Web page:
HP Lovecraft is, in a sense, a modernist writer. Not stylistically, but philosophically: the horror is senseless, unknowable, beyond our ken. It's not ghosts from beyond the grave, devils, and curses. It's alien gods with strange motives, indifferent to human suffering. In this sense Lovecraft is a classic post-WWI writer. On the one hand, the message is that what was once certain no longer is. On the other, the message is that you can create something completely new. No more devils: let's talk Cthulhu.
This is what makes Lovecraft particularly interesting, of course, but what's a strength can just as much be a weakness. What you gain in otherworldly, alienating horror, you lose in cultural resonance. You really notice this when you read MR James, who was probably the last great pre-modern horror writer - in the sense of having Victorian rather than modernist sensibilities. James's universe is one where things make a kind of sense, even though he was expert in keeping things hidden. The ghosts, spirits, demons who his protagonists encounter are products of Christianity; it's a vicious, vengeful, Old Testament Christianity, where sins are punished rather than forgiven, and it's a Christianity which comes more from the Apocrypha (The Testament of Solomon, Knights Templar, medieval Jewish magic) than from the Bible, but it's still a universe people from the Western world are familiar with. It's in many ways a quid pro quo universe - you get what's coming to you - but more importantly it's one that's horribly familiar, especially if you have had a church upbringing. Words like Baphomet, Satan, King Solomon, hell, the afterlife, altar, pew, prayer book, etc., have meanings to us which extend beyond the immediate story or what the writer can conjur up, and reach into our shared Judeo-Christian cultural past. This gives them a sense of weight, a sense of meaning, that made-up words like Hastur do not.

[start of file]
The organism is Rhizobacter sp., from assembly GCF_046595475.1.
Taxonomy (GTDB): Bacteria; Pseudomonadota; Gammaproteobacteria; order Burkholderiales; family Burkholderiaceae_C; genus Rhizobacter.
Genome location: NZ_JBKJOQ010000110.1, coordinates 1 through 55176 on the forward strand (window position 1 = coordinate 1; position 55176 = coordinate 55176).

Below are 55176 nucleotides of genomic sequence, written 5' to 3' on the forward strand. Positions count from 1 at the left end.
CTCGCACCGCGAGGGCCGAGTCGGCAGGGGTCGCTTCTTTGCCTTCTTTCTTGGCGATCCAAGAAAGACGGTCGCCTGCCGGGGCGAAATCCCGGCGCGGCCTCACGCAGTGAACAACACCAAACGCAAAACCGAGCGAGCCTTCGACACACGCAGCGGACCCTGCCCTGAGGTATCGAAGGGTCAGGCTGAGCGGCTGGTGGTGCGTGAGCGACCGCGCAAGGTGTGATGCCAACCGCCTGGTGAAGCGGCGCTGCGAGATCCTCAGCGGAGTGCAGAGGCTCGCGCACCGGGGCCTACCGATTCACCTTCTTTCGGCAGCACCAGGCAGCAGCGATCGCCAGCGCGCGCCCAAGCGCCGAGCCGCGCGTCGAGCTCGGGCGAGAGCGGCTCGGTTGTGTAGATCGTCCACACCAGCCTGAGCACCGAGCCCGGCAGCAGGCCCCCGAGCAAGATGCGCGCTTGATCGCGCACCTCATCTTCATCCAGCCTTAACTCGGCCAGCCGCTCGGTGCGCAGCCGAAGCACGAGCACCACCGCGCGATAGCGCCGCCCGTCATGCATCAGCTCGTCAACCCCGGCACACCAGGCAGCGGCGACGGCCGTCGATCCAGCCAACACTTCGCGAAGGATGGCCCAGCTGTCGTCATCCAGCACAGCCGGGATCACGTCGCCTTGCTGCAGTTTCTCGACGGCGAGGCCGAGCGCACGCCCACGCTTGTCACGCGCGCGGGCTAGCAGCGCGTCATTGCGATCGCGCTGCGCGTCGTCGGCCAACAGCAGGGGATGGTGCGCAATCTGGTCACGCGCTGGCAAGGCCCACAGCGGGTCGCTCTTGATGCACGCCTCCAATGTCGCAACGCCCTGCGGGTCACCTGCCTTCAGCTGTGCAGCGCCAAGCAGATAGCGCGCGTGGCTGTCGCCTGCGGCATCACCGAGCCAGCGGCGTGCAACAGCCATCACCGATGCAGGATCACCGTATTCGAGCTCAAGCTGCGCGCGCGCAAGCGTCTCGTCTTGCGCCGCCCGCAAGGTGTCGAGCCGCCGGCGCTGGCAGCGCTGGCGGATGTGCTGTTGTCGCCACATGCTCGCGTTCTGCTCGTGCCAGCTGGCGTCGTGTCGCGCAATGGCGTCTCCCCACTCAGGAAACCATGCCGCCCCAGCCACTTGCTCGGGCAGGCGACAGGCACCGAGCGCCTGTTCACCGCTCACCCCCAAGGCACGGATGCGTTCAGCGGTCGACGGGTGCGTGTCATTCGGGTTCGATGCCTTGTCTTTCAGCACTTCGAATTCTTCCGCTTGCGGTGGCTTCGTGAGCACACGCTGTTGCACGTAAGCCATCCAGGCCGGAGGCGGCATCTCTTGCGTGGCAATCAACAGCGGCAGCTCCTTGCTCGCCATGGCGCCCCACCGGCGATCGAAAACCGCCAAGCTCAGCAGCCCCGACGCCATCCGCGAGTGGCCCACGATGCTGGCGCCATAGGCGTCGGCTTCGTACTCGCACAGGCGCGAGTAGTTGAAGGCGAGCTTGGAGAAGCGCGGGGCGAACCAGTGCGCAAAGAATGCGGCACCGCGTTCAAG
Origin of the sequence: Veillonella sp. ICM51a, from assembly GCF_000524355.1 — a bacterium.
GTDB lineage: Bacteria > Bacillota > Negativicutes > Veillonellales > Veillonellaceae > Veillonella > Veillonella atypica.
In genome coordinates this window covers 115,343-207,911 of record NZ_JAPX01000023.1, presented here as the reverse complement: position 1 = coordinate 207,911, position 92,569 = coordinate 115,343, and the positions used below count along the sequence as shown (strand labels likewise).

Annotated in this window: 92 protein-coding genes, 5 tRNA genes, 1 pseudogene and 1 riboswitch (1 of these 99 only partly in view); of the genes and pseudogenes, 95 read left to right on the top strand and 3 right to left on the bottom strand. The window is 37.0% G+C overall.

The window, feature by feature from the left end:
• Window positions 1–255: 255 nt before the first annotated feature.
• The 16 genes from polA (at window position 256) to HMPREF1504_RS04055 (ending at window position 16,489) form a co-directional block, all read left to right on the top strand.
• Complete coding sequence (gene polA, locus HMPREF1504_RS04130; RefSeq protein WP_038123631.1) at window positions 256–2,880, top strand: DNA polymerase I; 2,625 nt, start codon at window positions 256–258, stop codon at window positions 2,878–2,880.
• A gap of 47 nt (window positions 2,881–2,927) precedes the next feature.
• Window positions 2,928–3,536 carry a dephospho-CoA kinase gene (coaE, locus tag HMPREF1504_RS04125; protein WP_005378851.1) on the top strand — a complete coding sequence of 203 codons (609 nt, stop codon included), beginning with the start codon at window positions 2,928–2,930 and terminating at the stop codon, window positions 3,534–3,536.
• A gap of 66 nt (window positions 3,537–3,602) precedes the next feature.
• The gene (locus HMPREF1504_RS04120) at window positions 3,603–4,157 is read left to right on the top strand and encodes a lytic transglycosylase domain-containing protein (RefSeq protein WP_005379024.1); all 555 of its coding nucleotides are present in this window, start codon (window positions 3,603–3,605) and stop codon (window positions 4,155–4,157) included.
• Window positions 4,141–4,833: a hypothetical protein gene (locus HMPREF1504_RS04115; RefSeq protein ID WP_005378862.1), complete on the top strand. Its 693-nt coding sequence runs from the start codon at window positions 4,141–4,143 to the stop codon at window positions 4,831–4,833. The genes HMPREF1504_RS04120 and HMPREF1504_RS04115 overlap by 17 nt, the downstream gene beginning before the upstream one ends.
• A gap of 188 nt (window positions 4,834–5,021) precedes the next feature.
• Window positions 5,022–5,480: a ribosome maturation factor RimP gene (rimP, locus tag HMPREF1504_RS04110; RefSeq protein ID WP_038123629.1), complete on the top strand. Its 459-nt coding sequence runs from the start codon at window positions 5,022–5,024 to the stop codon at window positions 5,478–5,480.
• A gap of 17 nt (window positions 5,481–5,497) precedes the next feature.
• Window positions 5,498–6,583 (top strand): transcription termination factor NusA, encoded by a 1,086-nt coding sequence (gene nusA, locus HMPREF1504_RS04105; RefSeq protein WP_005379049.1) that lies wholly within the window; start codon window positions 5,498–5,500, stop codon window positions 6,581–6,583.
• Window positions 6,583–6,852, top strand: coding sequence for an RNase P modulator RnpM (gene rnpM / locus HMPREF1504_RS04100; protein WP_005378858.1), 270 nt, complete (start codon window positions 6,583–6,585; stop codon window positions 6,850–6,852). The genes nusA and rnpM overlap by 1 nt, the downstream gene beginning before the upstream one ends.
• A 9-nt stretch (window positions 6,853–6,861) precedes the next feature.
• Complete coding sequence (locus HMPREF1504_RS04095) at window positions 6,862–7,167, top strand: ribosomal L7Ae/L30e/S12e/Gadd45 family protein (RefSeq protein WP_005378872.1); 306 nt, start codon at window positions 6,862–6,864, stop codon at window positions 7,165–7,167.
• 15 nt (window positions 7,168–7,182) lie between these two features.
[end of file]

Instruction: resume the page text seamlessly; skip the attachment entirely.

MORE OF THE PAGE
This capacity for cultural resonance is underrated. You don't have to be religious to appreciate that certain shared myths, stories and artefacts can take on a sense or feeling of the numinous, despite your own agnosticism: they get it not from the fact that they're true, or genuinely 'spiritual', but from something deeper - they've been around a long time, thousands of years in some cases, and when something is around a long time, it tends to grow roots. The Testament of Solomon is spellbinding because these are stories which have their roots in extreme antiquity, and something that old can't help but feel significant. And if you really object to accepting that is true of Judeo-Christian religions, it is just as much true of Greek myth, or the Epic of Gilgamesh, which also have that quality of numinousness arising from their great age and survival, and the meanings and connotations that inevitably accrue whenever something is truly old.